A couple of months ago, I got the Kuretake Gansai Tambi Watercolor 18-color set and I really liked them so I set about acquiring the remaining 18 colors to have the full 36 color range available. Luckily, JetPens sells individual full pans of the Gansai Tambi Watercolors for $2.50-$3 (depending on the color) so I was able to slowly add the additional colors. It was a bit more expensive than purchasing the full 36-color set but it tends to be sold out more often than not so buying the individual pans seemed like the only way to complete my set in the next year. So that’s what I did. Even so, $3 for a full pan is still much less expensive than many other brands of watercolors.
I placed the new colors in the lid of the original 18-colors box and tried to align the colors in the same spectrum as the original palette with the metallics at the bottom. Without the paper dividers like the original set, the pans slide around a bit but I’m thinking I might get a little OCD and make cardboard dividers for the lid to make the whole set-up a bit more stable.
You’ll see that, of all the individual pans I ordered, only one yellow was damaged in shipping. It shattered but it still works just fine. I think if I wet it really well I should be able to get it to sort of mold back into the pan but it doesn’t really bother me that much.
I swatched all the colors in the order in which they appear in the palette on two pages of an A5 140gsm Seawhite of Brighton softcover sketchbook paper.I love the Pale Aqua though it is definitely a more opaque color than a traditional watercolor. The Dark Pink is definitely more of a warm purple color when applied thickly which provides a wider range of violet colors. The Deep Violet is also a lovely addition to the palette as its a very deep, rich indigo violet. I was also very happy to add the dark brown to the palette as it added a deep neutral to an otherwise candy-colored palette of colors.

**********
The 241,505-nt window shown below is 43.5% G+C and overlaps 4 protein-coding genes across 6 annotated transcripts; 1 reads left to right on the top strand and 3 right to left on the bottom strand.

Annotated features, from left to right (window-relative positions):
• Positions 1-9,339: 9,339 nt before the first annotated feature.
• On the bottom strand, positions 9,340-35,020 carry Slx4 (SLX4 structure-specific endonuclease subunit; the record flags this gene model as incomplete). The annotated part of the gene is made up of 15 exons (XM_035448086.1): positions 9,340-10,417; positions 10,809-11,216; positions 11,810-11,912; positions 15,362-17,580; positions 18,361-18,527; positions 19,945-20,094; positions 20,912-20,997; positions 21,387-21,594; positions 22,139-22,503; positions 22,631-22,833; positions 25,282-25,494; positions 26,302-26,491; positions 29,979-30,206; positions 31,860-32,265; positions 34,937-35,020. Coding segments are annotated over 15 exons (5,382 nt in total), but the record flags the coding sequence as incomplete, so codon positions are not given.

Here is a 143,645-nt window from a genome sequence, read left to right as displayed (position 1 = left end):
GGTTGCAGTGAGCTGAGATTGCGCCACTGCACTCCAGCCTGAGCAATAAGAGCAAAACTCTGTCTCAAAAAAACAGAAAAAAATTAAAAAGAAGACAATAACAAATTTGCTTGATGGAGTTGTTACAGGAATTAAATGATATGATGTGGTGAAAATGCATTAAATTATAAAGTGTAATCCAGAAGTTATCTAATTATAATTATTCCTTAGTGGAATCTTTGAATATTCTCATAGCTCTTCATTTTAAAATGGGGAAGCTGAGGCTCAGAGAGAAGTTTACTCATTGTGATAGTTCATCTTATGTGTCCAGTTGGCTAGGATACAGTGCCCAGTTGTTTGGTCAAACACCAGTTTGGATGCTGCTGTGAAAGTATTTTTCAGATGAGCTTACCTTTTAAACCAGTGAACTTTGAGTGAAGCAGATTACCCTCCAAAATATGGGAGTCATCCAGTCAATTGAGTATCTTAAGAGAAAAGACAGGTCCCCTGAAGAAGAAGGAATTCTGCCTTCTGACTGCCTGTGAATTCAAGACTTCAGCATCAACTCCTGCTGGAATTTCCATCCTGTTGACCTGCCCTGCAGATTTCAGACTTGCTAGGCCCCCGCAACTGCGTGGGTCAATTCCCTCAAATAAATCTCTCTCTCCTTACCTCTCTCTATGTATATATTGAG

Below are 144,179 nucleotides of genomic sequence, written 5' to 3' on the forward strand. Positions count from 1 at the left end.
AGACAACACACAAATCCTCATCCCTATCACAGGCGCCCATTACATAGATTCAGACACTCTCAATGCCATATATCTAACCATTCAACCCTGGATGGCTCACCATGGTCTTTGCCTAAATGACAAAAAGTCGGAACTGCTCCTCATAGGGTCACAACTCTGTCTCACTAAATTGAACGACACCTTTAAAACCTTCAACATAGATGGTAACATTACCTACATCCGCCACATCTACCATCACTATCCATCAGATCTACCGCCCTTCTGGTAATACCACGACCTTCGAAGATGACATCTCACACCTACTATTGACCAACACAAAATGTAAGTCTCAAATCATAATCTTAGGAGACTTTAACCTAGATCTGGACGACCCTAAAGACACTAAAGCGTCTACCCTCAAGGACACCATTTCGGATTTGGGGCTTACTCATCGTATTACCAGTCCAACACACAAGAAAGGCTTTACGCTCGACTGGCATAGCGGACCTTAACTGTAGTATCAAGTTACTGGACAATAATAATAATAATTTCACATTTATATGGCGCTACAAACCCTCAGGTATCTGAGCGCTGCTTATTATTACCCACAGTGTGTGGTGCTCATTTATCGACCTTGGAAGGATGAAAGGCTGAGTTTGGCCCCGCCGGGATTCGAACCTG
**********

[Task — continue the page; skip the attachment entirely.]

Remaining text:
The metallics are a lot of fun. The silver mixes well with the other colors to create a range of metallics and the two shades of gold will be good for details and lettering.
I am definitely glad I have the full 36 colors because who doesn’t want ALL THE COLORS?
Overall, I find the Gansai Tambi paints to be a strange hybrid of traditional watercolor paints and a more opaque gouache paint. I can pick a good deal of paint and create an almost opaque color or thin with water for a more traditional watercolor look.
The prices for the Gansai Tambi paints is incredibly reasonable for the large pans, beautiful presentation and decent range of colors available for the prices. However, if what you are looking for is a traditional transparent watercolor than I recommend trying the Winsor & Newton Cotman set instead. While the set is not as broad, I think the colors will blend more easily to create a wider range and are more transparent. Also, the Gansai Tambi pans are definitely NOT a portable set. Between the paperboard box and the large size of the box, this set is definitely something to keep on your desk but is not convenient if you are looking for a set to use for traveling and/or urban street sketching.
If you like the idea of having both gouache-like painting abilities and watercolor effect, than the Gansai Tambi paints are a great option and the large pans make it much easier to use larger brushes. Because the sets come in cardboard boxes, you’ll have to devise your own mixing trays for blending colors and thinning the paint but an old plate or pan will work if you don’t want to invest in a watercolor mixing tray.